(Phys.org)—Elicia Maine, an SFU associate professor of technology management and strategy at the Beedie School of Business, has co-authored a study that puts bio-nano firms under the microscope.
They are a new breed of business at the intersection of biotechnology and nanotechnology.
Maine will unveil a groundbreaking study on bio-nano firms in a seminar she has co-organized (with James Utterback, a Massachusetts Institute of Technology professor) at the world's largest science research meeting.
Maine's presentation, followed by a panel discussion, will take place at the annual American Association for the Advancement of Science (AAAS) convention in Boston, Massachusetts on Monday, Feb. 18.
The study, the first of its kind, tracks the evolution of the world's first 500 bio-nano firms from their inception until now. "We are interested in seeing when these firms developed or acquired nanotechnology and biotechnology capabilities, and what they have done with those capabilities in terms of integrating the knowledge into new products and processes," says Maine.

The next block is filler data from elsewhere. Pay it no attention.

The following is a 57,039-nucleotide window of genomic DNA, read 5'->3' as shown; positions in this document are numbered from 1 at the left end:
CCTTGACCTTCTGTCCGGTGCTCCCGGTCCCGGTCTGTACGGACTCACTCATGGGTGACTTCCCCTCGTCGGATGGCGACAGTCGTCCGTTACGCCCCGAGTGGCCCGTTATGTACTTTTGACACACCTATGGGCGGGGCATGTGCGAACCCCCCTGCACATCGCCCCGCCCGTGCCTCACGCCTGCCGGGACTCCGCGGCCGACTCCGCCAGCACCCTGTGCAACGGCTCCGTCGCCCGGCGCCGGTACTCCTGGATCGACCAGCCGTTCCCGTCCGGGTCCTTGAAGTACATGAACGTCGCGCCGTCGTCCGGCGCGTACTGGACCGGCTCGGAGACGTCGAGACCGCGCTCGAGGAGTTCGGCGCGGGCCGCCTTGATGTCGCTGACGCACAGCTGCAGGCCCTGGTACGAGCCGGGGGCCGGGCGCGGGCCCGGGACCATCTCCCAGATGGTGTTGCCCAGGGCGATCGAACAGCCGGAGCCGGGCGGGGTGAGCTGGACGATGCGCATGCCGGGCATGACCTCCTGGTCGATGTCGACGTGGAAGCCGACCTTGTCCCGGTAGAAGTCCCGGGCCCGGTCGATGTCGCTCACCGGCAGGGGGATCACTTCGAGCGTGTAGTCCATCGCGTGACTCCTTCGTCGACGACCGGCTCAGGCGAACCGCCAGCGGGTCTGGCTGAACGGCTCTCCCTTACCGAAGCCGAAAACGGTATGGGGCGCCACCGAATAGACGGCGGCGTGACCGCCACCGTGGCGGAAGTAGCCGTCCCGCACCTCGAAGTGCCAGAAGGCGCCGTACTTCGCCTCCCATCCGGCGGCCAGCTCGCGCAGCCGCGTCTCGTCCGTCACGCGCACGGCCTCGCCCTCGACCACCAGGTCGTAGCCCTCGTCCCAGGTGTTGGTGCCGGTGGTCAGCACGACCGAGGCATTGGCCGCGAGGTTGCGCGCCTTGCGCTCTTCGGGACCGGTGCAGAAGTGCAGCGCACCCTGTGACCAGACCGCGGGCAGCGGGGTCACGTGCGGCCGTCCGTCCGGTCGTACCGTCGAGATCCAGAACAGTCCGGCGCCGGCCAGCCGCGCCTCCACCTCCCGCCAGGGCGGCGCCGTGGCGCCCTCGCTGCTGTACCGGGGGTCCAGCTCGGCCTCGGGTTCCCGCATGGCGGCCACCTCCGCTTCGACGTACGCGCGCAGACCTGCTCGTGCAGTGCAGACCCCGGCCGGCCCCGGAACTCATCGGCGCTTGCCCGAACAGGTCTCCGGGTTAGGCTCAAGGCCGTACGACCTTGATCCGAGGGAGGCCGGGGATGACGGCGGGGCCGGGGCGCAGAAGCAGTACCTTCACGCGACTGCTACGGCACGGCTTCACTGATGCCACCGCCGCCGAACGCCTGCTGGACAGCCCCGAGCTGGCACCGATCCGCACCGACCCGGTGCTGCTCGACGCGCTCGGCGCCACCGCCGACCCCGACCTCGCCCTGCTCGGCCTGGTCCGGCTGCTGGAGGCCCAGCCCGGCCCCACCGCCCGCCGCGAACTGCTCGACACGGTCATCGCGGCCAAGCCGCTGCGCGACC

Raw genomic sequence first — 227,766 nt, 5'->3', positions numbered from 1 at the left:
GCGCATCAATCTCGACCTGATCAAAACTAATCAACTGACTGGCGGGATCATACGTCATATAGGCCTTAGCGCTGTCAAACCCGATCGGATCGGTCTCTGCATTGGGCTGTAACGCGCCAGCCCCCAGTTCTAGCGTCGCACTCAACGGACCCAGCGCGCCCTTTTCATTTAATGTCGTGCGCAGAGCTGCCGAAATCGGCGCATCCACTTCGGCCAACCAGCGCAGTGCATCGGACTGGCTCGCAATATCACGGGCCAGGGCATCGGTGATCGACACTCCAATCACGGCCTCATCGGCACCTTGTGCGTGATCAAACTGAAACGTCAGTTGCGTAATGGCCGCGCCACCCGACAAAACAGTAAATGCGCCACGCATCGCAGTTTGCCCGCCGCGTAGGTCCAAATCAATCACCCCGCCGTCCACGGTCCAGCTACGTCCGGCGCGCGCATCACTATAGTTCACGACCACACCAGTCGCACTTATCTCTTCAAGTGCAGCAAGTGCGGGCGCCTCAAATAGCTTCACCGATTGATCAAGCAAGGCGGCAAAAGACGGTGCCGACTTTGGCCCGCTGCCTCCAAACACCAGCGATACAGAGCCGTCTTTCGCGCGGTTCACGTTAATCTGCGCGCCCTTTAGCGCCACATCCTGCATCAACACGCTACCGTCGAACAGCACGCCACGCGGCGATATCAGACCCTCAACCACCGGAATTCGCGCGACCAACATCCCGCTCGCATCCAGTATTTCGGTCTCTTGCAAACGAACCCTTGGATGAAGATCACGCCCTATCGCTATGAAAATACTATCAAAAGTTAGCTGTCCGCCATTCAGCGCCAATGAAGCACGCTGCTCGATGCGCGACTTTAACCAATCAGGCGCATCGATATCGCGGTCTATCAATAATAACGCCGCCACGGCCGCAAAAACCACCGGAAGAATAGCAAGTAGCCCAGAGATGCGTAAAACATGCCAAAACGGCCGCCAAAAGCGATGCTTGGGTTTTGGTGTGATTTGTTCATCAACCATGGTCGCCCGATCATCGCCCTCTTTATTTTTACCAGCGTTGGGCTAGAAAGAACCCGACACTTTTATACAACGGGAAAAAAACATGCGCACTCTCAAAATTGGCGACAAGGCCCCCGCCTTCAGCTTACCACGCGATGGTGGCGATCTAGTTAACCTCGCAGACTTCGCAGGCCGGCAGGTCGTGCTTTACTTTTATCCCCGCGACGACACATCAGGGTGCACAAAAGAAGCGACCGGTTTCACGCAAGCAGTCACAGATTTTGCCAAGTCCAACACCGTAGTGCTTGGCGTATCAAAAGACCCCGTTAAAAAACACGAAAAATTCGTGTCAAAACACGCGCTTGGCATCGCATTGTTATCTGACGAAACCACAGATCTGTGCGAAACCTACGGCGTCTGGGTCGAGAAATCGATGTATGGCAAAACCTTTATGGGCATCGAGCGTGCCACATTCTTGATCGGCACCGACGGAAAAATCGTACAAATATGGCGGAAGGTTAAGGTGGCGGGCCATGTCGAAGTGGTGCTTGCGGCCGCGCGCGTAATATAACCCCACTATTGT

"We've classified the pioneers of this new breed of firms at the confluence of biotechnology and nanotechnology based on their primary role in innovation. They cover the areas of biopharma, drug delivery, diagnostics, biomaterials, medical devices, suppliers and instrumentation, and bioinformatics."
Following Maine's paper presentation, a panel of researchers from the biotech and nanotech industries will discuss the challenges and tremendous scientific and economic promise that define this new breed of science-based business.
"On the panel we have a prolific inventor and innovator—considered the most prolific inventor since Edison, an entrepreneur in the emerging bio-nano field, the head of an interdisciplinary lab attempting to achieve artificial photosynthesis, and two innovation-management scholars studying bio-nano innovation," says Maine. "Our facilitator is also one of the biggest names in the management of innovation."
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